I have come up with what is likely to be the final selection of writing tools for NaNoWriMo. In theory I could choose a tool that would work across all three major OSes I’ll be writing in (Windows, Mac and iOS) by using Word, for example, but I’ve opted to stick with using distraction-free programs and saving in txt format. The winners are:

Windows: WriteMonkey. I am still hoping version 3 gets a final release before November, but I’ve written over 50,000 words using version 2.7, so it’s not a big deal if it doesn’t.

macOS: FocusWriter. Mainly because WriteMonkey is not yet available on Macs yet (another reason to hope for version 3’s release).

iOS: iA Writer. I already have it, it’s simple and works. I am also testing out a couple of other apps, such as Werdsmith, but so far none has really won me over. I don’t expect to do a lot of writing on my iPad, anyway.

I will be using OneDrive again to save to the big fluffy cloud, with local backups on each platform. I may also send backups to Dropbox or Google Drive if I’m feeling zany.

Now I just need that pesky idea.

Fall on me (2016)

Today was the first day of fall and it was sunny and pleasantly mild, even almost warm. Good work fall, keep it up!

Note: tomorrow’s forecast calls for a chance of rain and a high of 14. I do not approve.

Also, the sun set today at 7:08 p.m. We’re probably only a couple of weeks away from it starting to get seriously dusky at the end of my runs and then too dark to run after work altogether. Plus cold and wet.

Basically what I’m saying is I already miss summer.

Book review: Slade House

Slade HouseSlade House by David Mitchell
My rating: 4 of 5 stars

(Note: Slade House features references to characters and settings from Mitchell’s other stories, but is completely standalone even if you’ve never read anything else of Mitchell’s.)

Answering the question, “Should you ever try entering a strange black iron gate embedded in the imposingly tall brick wall of a long, twisting alley to see what’s on the other side?” (the answer is no, you probably shouldn’t), Slade House begins in the 70s and moves to the present in nine year jumps, recounting the visits of various people invited/lured to the titular house, one that turns out to be both real and unreal.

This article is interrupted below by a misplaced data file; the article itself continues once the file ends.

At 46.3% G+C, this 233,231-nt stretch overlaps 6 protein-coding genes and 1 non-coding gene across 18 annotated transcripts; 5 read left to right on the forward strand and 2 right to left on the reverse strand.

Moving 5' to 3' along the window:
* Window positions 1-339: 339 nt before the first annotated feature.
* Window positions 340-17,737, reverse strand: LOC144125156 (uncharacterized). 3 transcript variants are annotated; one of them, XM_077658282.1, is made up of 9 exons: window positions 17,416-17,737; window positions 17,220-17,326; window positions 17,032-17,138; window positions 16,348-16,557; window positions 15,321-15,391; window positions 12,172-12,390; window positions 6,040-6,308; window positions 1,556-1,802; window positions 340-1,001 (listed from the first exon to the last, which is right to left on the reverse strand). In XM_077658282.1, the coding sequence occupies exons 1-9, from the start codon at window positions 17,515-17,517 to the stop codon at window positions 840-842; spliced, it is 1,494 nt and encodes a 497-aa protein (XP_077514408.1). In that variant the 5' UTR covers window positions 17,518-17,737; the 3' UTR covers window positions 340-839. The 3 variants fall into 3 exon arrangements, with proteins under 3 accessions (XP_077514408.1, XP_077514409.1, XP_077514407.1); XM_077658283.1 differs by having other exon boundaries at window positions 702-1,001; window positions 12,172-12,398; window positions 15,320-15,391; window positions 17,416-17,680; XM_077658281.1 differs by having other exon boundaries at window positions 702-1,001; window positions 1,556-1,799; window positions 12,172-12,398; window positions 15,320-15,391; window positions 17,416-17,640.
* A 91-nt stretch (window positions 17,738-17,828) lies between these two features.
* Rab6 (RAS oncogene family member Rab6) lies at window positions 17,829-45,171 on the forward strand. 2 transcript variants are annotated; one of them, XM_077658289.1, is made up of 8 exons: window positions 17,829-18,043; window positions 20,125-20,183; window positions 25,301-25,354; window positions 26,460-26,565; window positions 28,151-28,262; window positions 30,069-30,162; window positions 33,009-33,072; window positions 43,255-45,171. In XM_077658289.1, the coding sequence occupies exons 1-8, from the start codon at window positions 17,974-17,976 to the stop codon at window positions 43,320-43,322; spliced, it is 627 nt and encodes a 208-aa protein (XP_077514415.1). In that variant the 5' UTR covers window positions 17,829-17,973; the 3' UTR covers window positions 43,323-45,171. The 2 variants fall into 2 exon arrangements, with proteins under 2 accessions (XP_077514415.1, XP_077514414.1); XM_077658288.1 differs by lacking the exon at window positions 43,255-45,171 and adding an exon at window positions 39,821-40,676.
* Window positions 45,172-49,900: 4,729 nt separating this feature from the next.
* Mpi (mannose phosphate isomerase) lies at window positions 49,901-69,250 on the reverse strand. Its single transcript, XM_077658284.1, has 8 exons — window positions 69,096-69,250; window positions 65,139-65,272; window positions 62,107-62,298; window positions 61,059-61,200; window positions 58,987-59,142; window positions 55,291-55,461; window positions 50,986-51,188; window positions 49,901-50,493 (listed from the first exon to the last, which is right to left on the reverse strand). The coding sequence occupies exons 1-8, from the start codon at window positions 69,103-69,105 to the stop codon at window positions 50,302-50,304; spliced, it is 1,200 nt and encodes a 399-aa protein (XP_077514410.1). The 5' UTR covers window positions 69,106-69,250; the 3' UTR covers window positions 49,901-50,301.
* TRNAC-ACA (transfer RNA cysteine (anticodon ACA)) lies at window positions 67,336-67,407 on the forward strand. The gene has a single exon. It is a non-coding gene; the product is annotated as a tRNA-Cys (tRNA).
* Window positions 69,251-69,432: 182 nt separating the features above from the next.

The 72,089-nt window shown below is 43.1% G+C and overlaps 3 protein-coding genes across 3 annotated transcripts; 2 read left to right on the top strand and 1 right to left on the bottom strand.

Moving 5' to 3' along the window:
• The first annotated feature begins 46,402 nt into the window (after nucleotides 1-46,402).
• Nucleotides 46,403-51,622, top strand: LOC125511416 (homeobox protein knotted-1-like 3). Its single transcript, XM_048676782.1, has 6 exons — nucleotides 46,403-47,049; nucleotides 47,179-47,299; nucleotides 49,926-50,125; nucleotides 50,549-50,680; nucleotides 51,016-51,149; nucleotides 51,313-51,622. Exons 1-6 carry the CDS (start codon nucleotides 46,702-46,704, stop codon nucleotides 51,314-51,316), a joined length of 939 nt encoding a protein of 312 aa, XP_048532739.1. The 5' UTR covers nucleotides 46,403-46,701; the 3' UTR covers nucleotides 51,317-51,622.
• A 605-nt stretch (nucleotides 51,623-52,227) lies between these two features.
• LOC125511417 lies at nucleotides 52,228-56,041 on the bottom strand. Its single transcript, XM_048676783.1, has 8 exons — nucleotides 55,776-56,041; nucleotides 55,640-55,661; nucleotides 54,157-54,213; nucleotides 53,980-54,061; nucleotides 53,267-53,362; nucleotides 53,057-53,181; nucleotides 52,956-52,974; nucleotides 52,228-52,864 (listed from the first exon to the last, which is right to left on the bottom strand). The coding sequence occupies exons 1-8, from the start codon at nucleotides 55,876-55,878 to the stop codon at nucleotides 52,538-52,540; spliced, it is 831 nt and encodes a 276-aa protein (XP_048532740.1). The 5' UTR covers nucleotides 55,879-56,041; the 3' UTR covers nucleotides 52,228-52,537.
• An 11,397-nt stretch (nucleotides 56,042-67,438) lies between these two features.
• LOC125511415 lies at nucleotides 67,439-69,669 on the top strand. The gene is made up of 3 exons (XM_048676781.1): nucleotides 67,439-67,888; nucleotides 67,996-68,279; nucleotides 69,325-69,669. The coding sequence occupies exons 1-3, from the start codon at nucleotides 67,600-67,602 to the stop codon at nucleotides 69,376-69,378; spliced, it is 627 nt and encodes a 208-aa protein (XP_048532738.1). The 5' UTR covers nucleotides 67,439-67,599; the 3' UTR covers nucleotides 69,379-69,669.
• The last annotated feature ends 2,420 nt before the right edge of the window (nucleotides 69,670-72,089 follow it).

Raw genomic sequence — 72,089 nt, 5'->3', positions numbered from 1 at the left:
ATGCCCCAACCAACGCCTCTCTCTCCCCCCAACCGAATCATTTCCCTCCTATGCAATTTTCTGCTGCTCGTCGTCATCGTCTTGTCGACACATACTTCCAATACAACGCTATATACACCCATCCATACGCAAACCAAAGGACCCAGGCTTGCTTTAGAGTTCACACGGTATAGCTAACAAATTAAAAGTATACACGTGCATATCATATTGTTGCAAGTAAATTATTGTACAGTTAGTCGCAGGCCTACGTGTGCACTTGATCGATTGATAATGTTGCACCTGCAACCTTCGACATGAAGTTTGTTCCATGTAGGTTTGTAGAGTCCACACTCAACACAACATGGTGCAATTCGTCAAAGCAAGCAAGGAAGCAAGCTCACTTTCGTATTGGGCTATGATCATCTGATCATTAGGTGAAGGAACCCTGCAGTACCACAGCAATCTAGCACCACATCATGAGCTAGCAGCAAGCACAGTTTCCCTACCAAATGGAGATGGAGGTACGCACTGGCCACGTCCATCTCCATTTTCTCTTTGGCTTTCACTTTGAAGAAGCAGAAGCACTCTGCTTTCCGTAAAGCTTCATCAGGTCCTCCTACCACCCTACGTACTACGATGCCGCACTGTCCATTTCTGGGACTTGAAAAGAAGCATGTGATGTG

Starting with a young boy addled on his mother’s Valium and ending with someone a wee bit more together, Mitchell lays out what is essentially a collection of short stories recounting the people drawn to the house and their typically horrifying experiences there, each story further revealing the mystery of what Slade House is. The stories are told from the first person POV and Mitchell grandly cheats on this, so much so that you’re likely to just accept it or, if you’re feeling cranky, perhaps put the book down.

Trading more on the bizarre and funny and less on outright horror, I found the main strength of the book comes in the variety of the assorted protagonists, ranging from hapless kids to hapless would-be paranormal investigators. Mitchell’s glee at tormenting them is almost palpable.

To say much more would spoil the story. While the revelations are likely to be worked out by those steeped in the genre, I still enjoyed the ride. Or visit, if you will.

View all my reviews

Run 465: Tired? Faster!

Run 465
Average pace: 5:07/km
Location: Brunette River trail
Distance: 5:04 km
Time: 25:52
Weather: Sunny
Temp: 17ºC
Wind: moderate
BPM: 156
Stride: n/a
Weight: 155.1 pounds
Total distance to date: 3710 km
Devices/apps: Apple Watch and iPhone 6

Tonight I felt a bit droopy heading out. In fact, I didn’t really want to run at all. But I did and a strange thing happened.

I felt pretty good. I felt rather zippy.

Without any issues nagging me, I maintained a solid pace and finished by tying my best 5K pace this year, 5:07/km. Oddly, the time of the run, 25:52 minutes, is not only a numerical palindrome, it exactly matches the time of my 5K on September 13, exactly one week ago. That is some spooky consistency.

I changed up the route once more tonight, wanting to again avoid having to double back. I ran past the river trail, turned north up Cariboo Road to the train crossing, then turned and came back (in large part due to the fact that there was an actual train crossing), headed to the start of the trail, then continued on across North Road and into Lower Hume Park. I hit the 5K mark just shy of the stairs leading into Hume Park (the upper part). This is cutting it close because stairs means no more trail and the running part gets a lot trickier.